Coming of Age with the New Republic, 1938-1950, University of Missouri Press (Columbia, MO), 1999.
"Starving Armenians": America and the Armenian Genocide, 1915-1930 and After, University of Virginia Press (Charlottesville, VA), 2004.
Contributor to scholarly journals.
Merrill D. Peterson once told CA: "I became interested in American history as I was reaching for intellectual maturity at the time of the Second World War. Actually it was less an interest in history than in what American thought and experience could contribute to an understanding of American democracy and its future. Perhaps I was involved in my own ‘search for a usable past,’ though the concept was as yet unknown to me. Vernon L. Parrington's Main Currents in American Thought was an important influence, while the works of Lewis Mumford opened exciting vistas, quite beyond Marx, for the study of American society and culture. Such reading steered me into the special program in the History of American Civilization at Harvard. There Perry Miller was most influential, for he added the scholarly discipline of the history of ideas without in any way diminishing my intellectual fascination with the subject or my deeper moral commitment. It was probably inevitable that I should, having learned the methods of a Miller, return to the quest of a Parrington; and so it is that my work has focused on Jefferson and the career of American democracy. In recent years I have followed my biographical bent with studies of the second generation of American statesmen and of Lincoln's career in American thought and imagination."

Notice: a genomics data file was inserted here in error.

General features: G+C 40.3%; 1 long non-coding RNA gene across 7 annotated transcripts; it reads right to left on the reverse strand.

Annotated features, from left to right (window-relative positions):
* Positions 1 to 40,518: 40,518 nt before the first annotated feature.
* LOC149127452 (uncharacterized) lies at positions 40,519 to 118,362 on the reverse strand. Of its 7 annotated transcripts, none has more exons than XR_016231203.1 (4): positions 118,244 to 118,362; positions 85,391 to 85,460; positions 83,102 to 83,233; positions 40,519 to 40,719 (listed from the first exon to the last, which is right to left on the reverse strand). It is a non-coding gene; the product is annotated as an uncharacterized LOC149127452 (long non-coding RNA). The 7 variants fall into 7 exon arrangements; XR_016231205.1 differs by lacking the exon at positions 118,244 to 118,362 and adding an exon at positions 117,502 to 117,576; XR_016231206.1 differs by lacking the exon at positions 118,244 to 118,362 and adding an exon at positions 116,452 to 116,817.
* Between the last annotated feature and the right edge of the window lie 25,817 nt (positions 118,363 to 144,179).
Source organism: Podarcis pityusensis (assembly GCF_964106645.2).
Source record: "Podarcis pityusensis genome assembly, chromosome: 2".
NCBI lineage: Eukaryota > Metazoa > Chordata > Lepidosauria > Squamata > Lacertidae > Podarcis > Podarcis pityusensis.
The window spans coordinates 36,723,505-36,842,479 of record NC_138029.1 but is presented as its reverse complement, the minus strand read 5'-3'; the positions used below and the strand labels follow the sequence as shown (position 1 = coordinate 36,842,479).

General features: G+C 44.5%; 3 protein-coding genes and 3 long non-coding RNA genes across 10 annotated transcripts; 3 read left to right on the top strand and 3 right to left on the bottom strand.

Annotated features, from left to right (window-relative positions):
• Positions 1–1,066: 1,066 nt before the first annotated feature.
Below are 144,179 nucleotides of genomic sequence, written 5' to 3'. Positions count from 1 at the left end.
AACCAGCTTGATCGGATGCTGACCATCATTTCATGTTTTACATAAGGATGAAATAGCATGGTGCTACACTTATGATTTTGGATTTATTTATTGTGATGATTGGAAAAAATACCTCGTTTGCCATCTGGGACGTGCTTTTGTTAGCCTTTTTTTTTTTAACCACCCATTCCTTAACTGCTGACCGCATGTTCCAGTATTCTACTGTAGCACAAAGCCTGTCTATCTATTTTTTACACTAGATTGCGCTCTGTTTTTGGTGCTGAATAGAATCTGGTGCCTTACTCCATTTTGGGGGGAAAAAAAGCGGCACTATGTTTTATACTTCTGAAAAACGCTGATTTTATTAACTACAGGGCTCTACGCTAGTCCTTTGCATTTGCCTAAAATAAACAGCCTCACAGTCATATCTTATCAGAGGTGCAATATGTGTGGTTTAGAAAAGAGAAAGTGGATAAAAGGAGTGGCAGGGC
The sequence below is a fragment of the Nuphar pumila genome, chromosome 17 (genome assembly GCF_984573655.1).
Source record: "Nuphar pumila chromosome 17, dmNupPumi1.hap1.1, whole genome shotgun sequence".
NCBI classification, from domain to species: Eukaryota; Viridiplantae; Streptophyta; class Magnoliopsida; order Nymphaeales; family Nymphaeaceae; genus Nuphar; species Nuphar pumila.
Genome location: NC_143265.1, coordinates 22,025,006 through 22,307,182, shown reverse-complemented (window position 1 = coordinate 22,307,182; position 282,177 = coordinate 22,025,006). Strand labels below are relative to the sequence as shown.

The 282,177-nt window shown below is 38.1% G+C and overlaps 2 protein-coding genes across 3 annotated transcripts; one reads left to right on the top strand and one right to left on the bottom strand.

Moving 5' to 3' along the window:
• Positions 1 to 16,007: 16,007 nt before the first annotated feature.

New York Times Book Review contributor Henry Steele Commager called Thomas Jefferson: Writings, edited by Peterson, "the largest and most skillfully edited single-volume of Jefferson ever published, one that contains almost three times the documents and letters in the Portable Thomas Jefferson Mr. Peterson gave us a decade ago."
Peterson gained widespread recognition with his first book The Jefferson Image in the American Mind, which focused on the posthumous reputation of this American founding father. John A Woods, writing in the English Historical Review, referred to the book as "remarkable." American Literature contributor Merle Curti called it "a major contribution to American intellectual history." Nearly a decade later, Peterson wrote Thomas Jefferson and the New Nation: A Biography, which Political Science Quarterly contributor Jacob E. Cooke wrote is "characterized by … interpretive balance and narrative skill."
Olive Branch and Sword: The Compromise of 1833 focuses on the political maneuverings that brought about the Compromise of 1833, which resolved a crisis of the Union caused by South Carolina's nullification of the protective tariff. Richard B. Latner, writing in the Journal of Southern History, called the book "a detailed explanation of the background, formulation and consequences of the compromise as well as a case study in the art of political compromise." Journal of Economic History contributor Sidney Ratner noted that the book "brings to the attention of economic historians the human elements in all the economic transactions and some of their unanticipated consequences."
Peterson writes about three legendary politicians, orators, and writers in The Great Triumvirate: Webster, Clay, and Calhoun. Commenting in the New England Quarterly, Irving H. Bartlett noted that the author "has given us a big book on national politics from 1812 to 1852, focused on the three major players of the period who dominated the ‘second generation of American statesmanship.’" Journal of American History contributor Michael J. Birkner called The Great Triumvirate "absorbing reading" and noted that "a broad lay readership will relish" the book.